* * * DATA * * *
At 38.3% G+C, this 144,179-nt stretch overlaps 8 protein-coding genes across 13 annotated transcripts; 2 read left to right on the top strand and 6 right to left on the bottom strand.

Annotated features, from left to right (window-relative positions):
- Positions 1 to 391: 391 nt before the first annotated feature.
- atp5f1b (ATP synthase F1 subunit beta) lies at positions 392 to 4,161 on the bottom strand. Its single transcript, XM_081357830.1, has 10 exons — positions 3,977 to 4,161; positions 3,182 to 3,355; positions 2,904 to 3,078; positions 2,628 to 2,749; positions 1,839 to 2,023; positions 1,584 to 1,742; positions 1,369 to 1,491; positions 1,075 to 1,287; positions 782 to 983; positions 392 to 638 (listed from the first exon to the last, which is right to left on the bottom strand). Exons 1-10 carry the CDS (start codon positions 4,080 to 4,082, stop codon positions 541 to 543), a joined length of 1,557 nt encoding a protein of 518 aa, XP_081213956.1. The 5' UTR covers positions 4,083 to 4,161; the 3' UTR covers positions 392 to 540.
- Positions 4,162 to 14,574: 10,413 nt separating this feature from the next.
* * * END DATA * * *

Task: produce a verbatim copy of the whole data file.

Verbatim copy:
At 38.3% G+C, this 144,179-nt stretch overlaps 8 protein-coding genes across 13 annotated transcripts; 2 read left to right on the top strand and 6 right to left on the bottom strand.

Annotated features, from left to right (window-relative positions):
- Positions 1 to 391: 391 nt before the first annotated feature.
- atp5f1b (ATP synthase F1 subunit beta) lies at positions 392 to 4,161 on the bottom strand. Its single transcript, XM_081357830.1, has 10 exons — positions 3,977 to 4,161; positions 3,182 to 3,355; positions 2,904 to 3,078; positions 2,628 to 2,749; positions 1,839 to 2,023; positions 1,584 to 1,742; positions 1,369 to 1,491; positions 1,075 to 1,287; positions 782 to 983; positions 392 to 638 (listed from the first exon to the last, which is right to left on the bottom strand). Exons 1-10 carry the CDS (start codon positions 4,080 to 4,082, stop codon positions 541 to 543), a joined length of 1,557 nt encoding a protein of 518 aa, XP_081213956.1. The 5' UTR covers positions 4,083 to 4,161; the 3' UTR covers positions 392 to 540.
- Positions 4,162 to 14,574: 10,413 nt separating this feature from the next.